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T cytotoxic and helper cells are markedly increased and t suppressor and inducer cells are markedly decreased in rheumatoid synovial fluids.

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737
T CYTOTOXIC AND HELPER CELLS ARE MARKEDLY
INCREASED, AND T SUPPRESSOR AND INDUCER
CELLS ARE MARKEDLY DECREASED, IN
RHEUMATOID SYNOVIAL FLUIDS
MAKOTO GOTO, TERUMASA MIYAMQTO, KUSU KI NISHIOKA, and SHOJI UCHIDA
Synovial fluid lymphocytes and paired peripheral
blood lymphocytes from 28 patients with rheumatoid
arthritis were analyzed by 2-dimensional flow cytometry. We found that the composition of the lymphocyte
population is different in synovial fluid compared with
that in peripheral blood, in that there were increased
proportions of Ia+ Leu-2a+/Leu-15- (T cytotoxic) cells
and Leu-3a+/Leu-8- (T helper) cells, together with
marked decreases in Leu-2a+/Leu-15 (T suppressor)
cells and Leu3a+/Leu3+ (T inducer) cells. These
findings suggest that the unique composition of synovial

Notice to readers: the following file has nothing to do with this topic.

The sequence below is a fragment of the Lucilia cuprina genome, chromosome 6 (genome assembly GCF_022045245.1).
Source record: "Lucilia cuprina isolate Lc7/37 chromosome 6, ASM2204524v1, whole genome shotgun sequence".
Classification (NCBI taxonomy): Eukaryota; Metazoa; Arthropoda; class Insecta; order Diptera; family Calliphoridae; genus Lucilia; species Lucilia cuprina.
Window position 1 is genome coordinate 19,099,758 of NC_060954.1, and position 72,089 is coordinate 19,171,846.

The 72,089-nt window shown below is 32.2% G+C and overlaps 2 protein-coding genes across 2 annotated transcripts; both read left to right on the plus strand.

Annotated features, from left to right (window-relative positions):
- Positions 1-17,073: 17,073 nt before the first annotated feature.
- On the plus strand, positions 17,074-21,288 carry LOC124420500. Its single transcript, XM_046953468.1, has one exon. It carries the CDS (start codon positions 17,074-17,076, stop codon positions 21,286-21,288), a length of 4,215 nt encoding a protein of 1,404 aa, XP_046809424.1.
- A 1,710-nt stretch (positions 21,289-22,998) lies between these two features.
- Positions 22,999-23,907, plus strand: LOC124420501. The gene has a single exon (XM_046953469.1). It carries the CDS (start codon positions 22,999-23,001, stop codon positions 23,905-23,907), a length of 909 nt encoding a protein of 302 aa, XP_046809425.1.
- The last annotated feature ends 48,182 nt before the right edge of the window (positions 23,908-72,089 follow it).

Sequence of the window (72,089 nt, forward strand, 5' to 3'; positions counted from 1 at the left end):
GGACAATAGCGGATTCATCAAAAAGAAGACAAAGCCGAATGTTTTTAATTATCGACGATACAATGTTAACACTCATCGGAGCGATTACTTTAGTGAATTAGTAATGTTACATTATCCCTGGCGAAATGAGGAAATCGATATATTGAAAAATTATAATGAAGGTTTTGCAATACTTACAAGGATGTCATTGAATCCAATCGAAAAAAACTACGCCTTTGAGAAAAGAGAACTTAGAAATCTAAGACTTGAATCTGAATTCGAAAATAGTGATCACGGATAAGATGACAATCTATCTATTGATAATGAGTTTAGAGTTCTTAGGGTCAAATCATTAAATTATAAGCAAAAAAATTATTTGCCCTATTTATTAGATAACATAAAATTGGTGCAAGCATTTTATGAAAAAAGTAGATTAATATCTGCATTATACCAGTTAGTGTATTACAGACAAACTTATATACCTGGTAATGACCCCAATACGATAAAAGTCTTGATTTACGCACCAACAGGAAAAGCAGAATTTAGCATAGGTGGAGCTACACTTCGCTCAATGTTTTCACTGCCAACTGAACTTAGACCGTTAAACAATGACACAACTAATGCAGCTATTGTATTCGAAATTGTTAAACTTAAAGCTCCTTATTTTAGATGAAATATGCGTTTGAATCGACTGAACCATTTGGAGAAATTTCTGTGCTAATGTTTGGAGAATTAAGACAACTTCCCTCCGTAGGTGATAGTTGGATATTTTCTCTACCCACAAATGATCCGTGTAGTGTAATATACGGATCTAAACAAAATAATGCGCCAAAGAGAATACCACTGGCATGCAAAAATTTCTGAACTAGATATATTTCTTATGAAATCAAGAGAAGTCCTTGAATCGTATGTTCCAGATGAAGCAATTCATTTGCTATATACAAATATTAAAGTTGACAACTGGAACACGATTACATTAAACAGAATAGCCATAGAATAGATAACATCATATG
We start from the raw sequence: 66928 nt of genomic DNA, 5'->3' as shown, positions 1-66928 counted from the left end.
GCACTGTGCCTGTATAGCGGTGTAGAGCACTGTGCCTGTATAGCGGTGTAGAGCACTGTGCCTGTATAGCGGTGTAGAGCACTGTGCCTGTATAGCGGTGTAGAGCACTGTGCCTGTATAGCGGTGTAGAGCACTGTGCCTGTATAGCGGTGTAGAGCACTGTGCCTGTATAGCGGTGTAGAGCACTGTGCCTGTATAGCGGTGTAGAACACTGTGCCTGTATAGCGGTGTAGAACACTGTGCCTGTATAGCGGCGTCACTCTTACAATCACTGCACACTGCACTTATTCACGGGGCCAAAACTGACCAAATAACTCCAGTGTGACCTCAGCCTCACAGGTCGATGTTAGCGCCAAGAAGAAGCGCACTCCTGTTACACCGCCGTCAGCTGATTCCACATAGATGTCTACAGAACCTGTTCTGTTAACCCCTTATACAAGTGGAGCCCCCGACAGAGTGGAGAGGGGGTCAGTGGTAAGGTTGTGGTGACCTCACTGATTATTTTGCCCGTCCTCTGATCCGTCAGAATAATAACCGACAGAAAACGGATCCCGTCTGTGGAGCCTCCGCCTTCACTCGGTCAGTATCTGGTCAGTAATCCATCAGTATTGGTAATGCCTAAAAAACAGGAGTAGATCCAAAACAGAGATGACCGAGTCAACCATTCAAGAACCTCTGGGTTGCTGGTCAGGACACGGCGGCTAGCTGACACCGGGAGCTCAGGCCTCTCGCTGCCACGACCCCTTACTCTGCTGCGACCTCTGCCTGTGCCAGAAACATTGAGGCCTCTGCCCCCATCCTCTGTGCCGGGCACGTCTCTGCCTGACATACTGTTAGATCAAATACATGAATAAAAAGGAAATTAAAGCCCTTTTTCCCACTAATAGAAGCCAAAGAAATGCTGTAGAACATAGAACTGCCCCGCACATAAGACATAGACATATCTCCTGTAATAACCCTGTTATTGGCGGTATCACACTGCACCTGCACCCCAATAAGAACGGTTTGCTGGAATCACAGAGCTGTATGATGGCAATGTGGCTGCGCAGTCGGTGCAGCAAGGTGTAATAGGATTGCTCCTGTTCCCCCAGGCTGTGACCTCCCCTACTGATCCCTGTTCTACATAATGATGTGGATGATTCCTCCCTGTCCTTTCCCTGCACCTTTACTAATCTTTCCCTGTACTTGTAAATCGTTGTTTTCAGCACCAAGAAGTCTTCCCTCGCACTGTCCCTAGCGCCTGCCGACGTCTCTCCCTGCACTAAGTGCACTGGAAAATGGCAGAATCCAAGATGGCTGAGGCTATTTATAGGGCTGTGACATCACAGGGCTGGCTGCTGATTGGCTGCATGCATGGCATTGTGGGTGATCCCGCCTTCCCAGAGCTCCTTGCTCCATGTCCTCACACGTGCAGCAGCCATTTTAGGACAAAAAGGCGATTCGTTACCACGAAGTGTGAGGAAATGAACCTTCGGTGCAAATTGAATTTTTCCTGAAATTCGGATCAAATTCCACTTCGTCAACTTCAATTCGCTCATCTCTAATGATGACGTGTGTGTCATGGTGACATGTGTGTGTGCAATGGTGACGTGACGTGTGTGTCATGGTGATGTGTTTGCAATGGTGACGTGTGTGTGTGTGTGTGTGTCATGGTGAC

fluid lymphocytes might be the result of T cell activation
by some mechanism that is not known.
+
Determination of the precise distribution of
well-defined lymphocyte subpopulations at the site of
an immune reaction might provide clues about destructive activity in the diseased area. With advances
in technology, including monoclonal antibodies
(MAbs) and flow cytometry, we are now able to
analyze lymphocyte subpopulations in better detail.
-__
From the Department of Medicine and Physical Therapy.
Faculty of Medicine, University of Tokyo, the Rheumatology Clinical Center, Tokyo Women’s Medical College, and the Division of
Rheumatic Diseases, Tokyo Metropolitan Bokuto Hospital, Tokyo,
Japan.
Makoto Goto, MD: Department of Medicine and Physical
Therapy, Faculty of Medicine, University of Tokyo; Terumasa
Miyarnoto, MD: Department of Medicine and Physical Therapy,
Faculty of Medicine, University of Tokyo; Kusuki Nishioka, MD:
Rheurnatology Clinical Center, Tokyo Women’s Medical College;
Shoji Uchida, MD: Division of Rheumatic Diseases, Tokyo Metropolitan Bokuto Hospital.
Address reprint requests to Dr. M. Goto, Department of
Medicine and Physical Therapy, Faculty of Medicine, University of
Tokyo, 7-3-1 Hongo, Bunkyo-ku, Tokyo 113, Japan.
Submitted for publication August 12, 1986; accepted in
revised form January 28, 1987.
Arthritis and Rheumatism, Vol. 30, No. 7 (July 1987)
For example, T suppressor cells (Leu-2a+/Leu-15+)
can be distinguished from T cytotoxic cells (Leu2a+/Leu-15-) in the Leu-2a+ fraction by use of a
combination of Leu-2a and Leu-15 MAbs (1). T helper